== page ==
Purpose or Problem
The purpose is to serve as an introduction to stock market investing, and to develop an enthusiasm for saving and investing.
Every time you buy something, whether it is a can of soda, a pack of gum, or a pair of sneakers, you are helping a company grow and increase its earnings. Many big companies are publicly traded, that is, individual investors can buy stock in that company and actually own a small piece of it. When a company does well, the stockholders may benefit from the company's prosperity by receiving a dividend (a cash payment) or by the value of their stock increasing.
There is a lot to learn about investing in the stock market, but it is something all of us should do during our lifetime. A portion of our hard-earned money should be at work in the stock market, earning us even more money. We must learn ways to get the money we earn to grow. Putting money in a passbook savings account or a bank certificate of deposit (CD) is a common way to invest. Although these forms of investments are very safe (there is little chance you will lose your principal), they generally do not give a very high return on your investment, perhaps paying only 2 percent to 6 percent annually. The stock market has always been a place where an individual can get a much higher return on the money invested. The catch is this: although the stock market has always performed well over time, it can suffer temporary drops, and investors can lose the money they have invested. For that reason, many people invest in a mutual fund, where a professional money manager studies companies and their stocks, and makes buying and selling decisions for you and many other people who have their money in the mutual fund.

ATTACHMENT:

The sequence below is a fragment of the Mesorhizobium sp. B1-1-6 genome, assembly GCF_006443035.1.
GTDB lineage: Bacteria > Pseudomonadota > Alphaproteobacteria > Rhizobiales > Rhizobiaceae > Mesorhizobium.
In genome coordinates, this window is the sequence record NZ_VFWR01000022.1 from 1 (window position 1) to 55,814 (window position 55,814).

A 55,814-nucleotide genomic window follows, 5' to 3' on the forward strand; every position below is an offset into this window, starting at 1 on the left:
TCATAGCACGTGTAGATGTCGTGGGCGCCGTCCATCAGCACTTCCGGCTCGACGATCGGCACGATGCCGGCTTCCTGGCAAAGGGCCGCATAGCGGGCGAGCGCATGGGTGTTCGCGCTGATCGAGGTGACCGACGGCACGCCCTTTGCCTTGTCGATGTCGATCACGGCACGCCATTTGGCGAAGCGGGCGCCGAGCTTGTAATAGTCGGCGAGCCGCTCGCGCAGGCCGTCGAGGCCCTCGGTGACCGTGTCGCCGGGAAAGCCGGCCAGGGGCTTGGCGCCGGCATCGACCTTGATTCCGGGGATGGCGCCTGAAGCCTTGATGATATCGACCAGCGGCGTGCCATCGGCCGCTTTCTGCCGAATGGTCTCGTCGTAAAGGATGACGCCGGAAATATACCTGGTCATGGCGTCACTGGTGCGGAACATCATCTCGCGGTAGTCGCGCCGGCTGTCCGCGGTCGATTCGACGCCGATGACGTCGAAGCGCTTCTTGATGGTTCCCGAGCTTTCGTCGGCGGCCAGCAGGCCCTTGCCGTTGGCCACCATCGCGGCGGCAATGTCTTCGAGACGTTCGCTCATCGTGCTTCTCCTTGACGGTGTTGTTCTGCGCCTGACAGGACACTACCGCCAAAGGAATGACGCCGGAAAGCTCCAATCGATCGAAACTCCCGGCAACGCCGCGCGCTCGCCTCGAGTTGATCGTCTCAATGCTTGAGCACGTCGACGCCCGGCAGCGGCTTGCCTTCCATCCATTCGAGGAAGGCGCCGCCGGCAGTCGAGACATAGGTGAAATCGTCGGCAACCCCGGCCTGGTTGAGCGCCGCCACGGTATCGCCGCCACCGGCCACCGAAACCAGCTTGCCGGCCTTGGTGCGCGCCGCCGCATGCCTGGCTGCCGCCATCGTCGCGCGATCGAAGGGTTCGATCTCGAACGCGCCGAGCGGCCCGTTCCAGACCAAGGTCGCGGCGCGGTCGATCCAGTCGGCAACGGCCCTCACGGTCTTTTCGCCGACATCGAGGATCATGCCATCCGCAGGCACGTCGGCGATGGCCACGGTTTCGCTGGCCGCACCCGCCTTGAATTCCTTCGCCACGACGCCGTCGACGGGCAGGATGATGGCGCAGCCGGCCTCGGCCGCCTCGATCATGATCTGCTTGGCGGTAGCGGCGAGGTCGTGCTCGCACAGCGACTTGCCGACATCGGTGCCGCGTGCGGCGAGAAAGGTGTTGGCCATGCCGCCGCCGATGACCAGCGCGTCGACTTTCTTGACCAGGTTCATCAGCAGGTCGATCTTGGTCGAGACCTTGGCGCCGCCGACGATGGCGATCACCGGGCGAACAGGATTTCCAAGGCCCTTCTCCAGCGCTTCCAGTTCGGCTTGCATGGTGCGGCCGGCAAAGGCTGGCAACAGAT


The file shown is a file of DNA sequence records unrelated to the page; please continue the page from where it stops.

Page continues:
However, there is a thrill of picking a stock yourself and watching it on a daily basis. While you should have a portion of your money invested long term (10 to 20 years) in the stock market, it can be exciting and often profitable by "playing" the market for the short term. To do this will require a little time every day studying the financial newspapers and watching the financial news on television, and using the Internet to find company news and track your stocks.
Two developments took place in the last three years of the 1990s that enabled the average person to easily and cheaply get into the stock market. The first was the explosive growth of the Internet and computers, enabling almost every home to be able to afford a computer and be connected to the Internet. The second development was the appearance of high-discount Internet brokers. Previously, an investor might have to pay $100 or more in commission fees to buy stock. Using the Internet, a transaction can cost as little as $8, making it very affordable to the masses.
In this project, you gain valuable experience learning about the stock market. You will do paper trades (pretend trades as opposed to trading with real money). We hope this will give you a better understanding and insight into the stock market, and make you excited about saving and investing!